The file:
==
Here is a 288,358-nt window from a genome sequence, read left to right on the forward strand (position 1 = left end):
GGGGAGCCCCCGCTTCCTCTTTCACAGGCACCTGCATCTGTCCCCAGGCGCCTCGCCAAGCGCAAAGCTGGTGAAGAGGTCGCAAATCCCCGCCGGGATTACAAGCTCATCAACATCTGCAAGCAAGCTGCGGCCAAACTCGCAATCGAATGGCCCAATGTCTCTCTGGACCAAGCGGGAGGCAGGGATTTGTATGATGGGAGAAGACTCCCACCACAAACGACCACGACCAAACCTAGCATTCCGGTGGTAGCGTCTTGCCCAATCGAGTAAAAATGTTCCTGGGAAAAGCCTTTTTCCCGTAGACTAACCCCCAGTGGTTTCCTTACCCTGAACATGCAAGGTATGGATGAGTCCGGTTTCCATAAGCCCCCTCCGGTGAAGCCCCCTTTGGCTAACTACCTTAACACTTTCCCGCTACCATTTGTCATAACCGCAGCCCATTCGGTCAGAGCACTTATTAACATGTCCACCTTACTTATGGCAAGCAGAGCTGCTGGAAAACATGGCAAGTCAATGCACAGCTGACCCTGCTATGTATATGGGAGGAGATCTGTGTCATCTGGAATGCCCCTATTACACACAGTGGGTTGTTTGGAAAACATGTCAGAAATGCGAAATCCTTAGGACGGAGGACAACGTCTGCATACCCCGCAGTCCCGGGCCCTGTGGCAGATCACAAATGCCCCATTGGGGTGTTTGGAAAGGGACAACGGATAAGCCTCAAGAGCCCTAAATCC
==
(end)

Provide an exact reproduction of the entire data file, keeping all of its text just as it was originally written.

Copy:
Here is a 288,358-nt window from a genome sequence, read left to right on the forward strand (position 1 = left end):
GGGGAGCCCCCGCTTCCTCTTTCACAGGCACCTGCATCTGTCCCCAGGCGCCTCGCCAAGCGCAAAGCTGGTGAAGAGGTCGCAAATCCCCGCCGGGATTACAAGCTCATCAACATCTGCAAGCAAGCTGCGGCCAAACTCGCAATCGAATGGCCCAATGTCTCTCTGGACCAAGCGGGAGGCAGGGATTTGTATGATGGGAGAAGACTCCCACCACAAACGACCACGACCAAACCTAGCATTCCGGTGGTAGCGTCTTGCCCAATCGAGTAAAAATGTTCCTGGGAAAAGCCTTTTTCCCGTAGACTAACCCCCAGTGGTTTCCTTACCCTGAACATGCAAGGTATGGATGAGTCCGGTTTCCATAAGCCCCCTCCGGTGAAGCCCCCTTTGGCTAACTACCTTAACACTTTCCCGCTACCATTTGTCATAACCGCAGCCCATTCGGTCAGAGCACTTATTAACATGTCCACCTTACTTATGGCAAGCAGAGCTGCTGGAAAACATGGCAAGTCAATGCACAGCTGACCCTGCTATGTATATGGGAGGAGATCTGTGTCATCTGGAATGCCCCTATTACACACAGTGGGTTGTTTGGAAAACATGTCAGAAATGCGAAATCCTTAGGACGGAGGACAACGTCTGCATACCCCGCAGTCCCGGGCCCTGTGGCAGATCACAAATGCCCCATTGGGGTGTTTGGAAAGGGACAACGGATAAGCCTCAAGAGCCCTAAATCC